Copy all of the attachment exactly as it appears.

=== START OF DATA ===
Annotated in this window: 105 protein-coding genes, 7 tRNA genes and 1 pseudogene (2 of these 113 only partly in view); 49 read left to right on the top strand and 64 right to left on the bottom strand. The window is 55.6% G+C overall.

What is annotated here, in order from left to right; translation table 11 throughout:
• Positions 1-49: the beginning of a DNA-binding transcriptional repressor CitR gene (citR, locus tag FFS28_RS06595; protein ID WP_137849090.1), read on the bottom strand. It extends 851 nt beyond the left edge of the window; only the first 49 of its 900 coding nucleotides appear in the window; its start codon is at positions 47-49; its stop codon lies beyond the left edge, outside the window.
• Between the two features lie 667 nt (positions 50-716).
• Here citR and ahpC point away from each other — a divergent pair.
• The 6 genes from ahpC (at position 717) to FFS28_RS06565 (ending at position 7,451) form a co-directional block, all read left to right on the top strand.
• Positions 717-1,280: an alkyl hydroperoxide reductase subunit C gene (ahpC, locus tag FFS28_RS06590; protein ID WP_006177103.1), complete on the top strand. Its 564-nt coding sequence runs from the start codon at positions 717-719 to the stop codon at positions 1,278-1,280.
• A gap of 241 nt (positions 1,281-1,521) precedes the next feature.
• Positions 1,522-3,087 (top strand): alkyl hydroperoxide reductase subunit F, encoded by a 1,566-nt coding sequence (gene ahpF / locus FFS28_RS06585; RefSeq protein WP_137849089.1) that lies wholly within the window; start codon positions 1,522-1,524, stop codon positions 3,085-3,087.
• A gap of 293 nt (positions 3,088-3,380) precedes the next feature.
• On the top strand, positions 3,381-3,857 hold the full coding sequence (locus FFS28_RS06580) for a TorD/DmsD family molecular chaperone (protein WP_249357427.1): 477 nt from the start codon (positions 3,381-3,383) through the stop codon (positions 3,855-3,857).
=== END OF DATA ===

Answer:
Annotated in this window: 105 protein-coding genes, 7 tRNA genes and 1 pseudogene (2 of these 113 only partly in view); 49 read left to right on the top strand and 64 right to left on the bottom strand. The window is 55.6% G+C overall.

What is annotated here, in order from left to right; translation table 11 throughout:
• Positions 1-49: the beginning of a DNA-binding transcriptional repressor CitR gene (citR, locus tag FFS28_RS06595; protein ID WP_137849090.1), read on the bottom strand. It extends 851 nt beyond the left edge of the window; only the first 49 of its 900 coding nucleotides appear in the window; its start codon is at positions 47-49; its stop codon lies beyond the left edge, outside the window.
• Between the two features lie 667 nt (positions 50-716).
• Here citR and ahpC point away from each other — a divergent pair.
• The 6 genes from ahpC (at position 717) to FFS28_RS06565 (ending at position 7,451) form a co-directional block, all read left to right on the top strand.
• Positions 717-1,280: an alkyl hydroperoxide reductase subunit C gene (ahpC, locus tag FFS28_RS06590; protein ID WP_006177103.1), complete on the top strand. Its 564-nt coding sequence runs from the start codon at positions 717-719 to the stop codon at positions 1,278-1,280.
• A gap of 241 nt (positions 1,281-1,521) precedes the next feature.
• Positions 1,522-3,087 (top strand): alkyl hydroperoxide reductase subunit F, encoded by a 1,566-nt coding sequence (gene ahpF / locus FFS28_RS06585; RefSeq protein WP_137849089.1) that lies wholly within the window; start codon positions 1,522-1,524, stop codon positions 3,085-3,087.
• A gap of 293 nt (positions 3,088-3,380) precedes the next feature.
• On the top strand, positions 3,381-3,857 hold the full coding sequence (locus FFS28_RS06580) for a TorD/DmsD family molecular chaperone (protein WP_249357427.1): 477 nt from the start codon (positions 3,381-3,383) through the stop codon (positions 3,855-3,857).